Mom’s words on Sunday are the title of this post which made me as happy as you can well imagine. She was sitting on a couch in Mary B’s (what Memory Care is called at Bickford, and so shall I) dozing when I came in. I sat down beside her, and as always, she was SO happy to see me. Hugs and kisses ensued, which I returned with love. This is one of the special gifts of this phase of Mom’s life. Monday I came in the room, and she was lying down, as she almost always is. She patted the bed, indicating I should lie down with her. So I did, putting my arm around her, and she nestled into my embrace, head on my shoulder. Mom lay that way, her arm across me, as I visited with her dear companion. It was peaceful and pleasant for 20 minutes or so, and then we needed to move on to something else. As we sat up she patted my breast; “this is nice,” she said. “It’s soft,” I replied. I was reminded of the delight I felt when my children lay next to me, snuggling, safe and sound with me; there are more and more reminders Mom’s increasingly childlike.
This also applies when she gets angry; today she turned on the Dear Companion, telling her to stop walking behind her. “You think I’m a baby, don’t you! You think I can’t walk by myself!” Mom then refused to let her aide accompany her to the bathroom, so D. C. “stood outside and prayed.” When I got there, I was informed of the tantrum behavior. I went into Mom’s room, and she was happy to see me. I mentioned that she’d not wanted any help, and pointed out that she would fall down at some point if she refuses help, and that I didn’t think she liked falling. No, she didn’t. So, you ask, why do I even say this, knowing she’ll forget, and that this tantrum is not something she can really help? It even shows some spirit, fighting against the “dying of the light.” Dunno. I just do, sometimes; perhaps I can’t help it. Mom hadn’t eaten anything since breakfast, and it was nearly 1:30; she was refusing to eat. I wondered and wonder about blood sugar–which she used to blame our cranky behavior on near mealtimes. Who knows? But the aides will try a cookie about 11:00 and see if that helps. Can’t hurt, and she DOES like cookies–perhaps a win-win?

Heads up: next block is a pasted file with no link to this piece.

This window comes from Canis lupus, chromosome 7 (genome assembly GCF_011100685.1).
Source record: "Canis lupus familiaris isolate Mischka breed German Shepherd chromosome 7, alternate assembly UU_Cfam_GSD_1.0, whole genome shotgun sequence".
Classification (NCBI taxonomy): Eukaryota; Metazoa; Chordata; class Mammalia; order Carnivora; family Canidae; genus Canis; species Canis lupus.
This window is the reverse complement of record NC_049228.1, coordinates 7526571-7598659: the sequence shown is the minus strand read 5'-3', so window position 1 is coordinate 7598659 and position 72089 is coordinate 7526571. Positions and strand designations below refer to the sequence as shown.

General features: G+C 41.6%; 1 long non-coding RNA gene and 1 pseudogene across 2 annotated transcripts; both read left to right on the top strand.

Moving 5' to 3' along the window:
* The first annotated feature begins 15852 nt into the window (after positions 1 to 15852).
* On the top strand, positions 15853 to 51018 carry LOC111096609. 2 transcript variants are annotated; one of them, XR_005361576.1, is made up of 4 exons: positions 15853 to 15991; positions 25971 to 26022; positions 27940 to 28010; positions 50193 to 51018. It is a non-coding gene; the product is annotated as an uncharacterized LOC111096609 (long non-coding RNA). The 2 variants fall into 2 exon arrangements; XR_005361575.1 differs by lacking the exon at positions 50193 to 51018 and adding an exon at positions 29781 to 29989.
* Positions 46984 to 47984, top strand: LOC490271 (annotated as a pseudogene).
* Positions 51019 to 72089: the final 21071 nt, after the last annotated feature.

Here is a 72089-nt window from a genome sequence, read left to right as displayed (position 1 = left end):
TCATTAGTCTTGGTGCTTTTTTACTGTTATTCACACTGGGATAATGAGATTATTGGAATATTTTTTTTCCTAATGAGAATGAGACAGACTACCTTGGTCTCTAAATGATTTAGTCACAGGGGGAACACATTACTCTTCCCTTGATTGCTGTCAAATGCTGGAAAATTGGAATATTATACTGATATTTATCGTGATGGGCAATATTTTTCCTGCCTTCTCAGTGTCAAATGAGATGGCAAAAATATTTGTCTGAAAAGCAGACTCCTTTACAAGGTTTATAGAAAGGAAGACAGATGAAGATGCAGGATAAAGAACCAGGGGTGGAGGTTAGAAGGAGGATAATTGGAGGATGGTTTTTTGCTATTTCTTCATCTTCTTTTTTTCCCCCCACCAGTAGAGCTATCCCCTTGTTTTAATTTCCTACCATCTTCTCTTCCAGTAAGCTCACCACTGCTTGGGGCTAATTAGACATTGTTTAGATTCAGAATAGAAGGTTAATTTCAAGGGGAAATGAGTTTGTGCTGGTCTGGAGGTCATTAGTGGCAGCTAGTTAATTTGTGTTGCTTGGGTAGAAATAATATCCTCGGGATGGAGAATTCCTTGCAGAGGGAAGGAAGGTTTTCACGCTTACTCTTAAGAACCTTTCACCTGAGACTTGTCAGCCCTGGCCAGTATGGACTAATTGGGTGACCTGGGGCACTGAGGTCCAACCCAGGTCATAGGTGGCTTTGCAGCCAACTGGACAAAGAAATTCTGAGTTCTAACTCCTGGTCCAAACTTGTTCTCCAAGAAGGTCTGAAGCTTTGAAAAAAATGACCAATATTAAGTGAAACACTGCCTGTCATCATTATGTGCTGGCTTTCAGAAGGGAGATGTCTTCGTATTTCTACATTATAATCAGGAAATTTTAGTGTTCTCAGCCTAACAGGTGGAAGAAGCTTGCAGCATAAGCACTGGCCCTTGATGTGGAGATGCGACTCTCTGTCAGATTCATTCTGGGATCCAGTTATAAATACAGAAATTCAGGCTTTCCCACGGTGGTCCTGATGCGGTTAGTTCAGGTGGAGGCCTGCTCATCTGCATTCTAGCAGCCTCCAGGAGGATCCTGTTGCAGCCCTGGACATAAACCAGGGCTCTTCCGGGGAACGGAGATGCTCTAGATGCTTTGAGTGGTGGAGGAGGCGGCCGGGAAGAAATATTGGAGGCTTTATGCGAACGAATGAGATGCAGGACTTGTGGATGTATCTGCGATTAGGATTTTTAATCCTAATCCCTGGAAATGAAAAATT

Dad was enjoying a Tiger game (they won!); when I appeared from behind him, I startled him, and he was rather upset. I realized that since he couldn’t see OR hear me, that my appearance was, to him, as though I had arrived in a puff of smoke. I’ll try to make sure he can see me from now on.
A little fun: there is a resident who speaks some German, I discovered, so I offered him what little I know: “eins, zwei, drei, vier” [1,2,3,4]. He grinned and clapped with delight. I remembered the rest of the rhyme: “Let us have some German beer!” He loved this, clapping and laughing. Later I tried the rest of my German, and he responded a number of times with “Ja wohl!” I was pleased with this exchange, because he is so often unhappy, calling for help. A sweet man.
Mom’s breathing becomes labored so easily now, that we are going to have a respiratory evaluation. Could a little oxygen help her have more energy? Can a cookie make her easier for aides to manage? Stay tuned…as we continue to stumble down this road without a flashlight.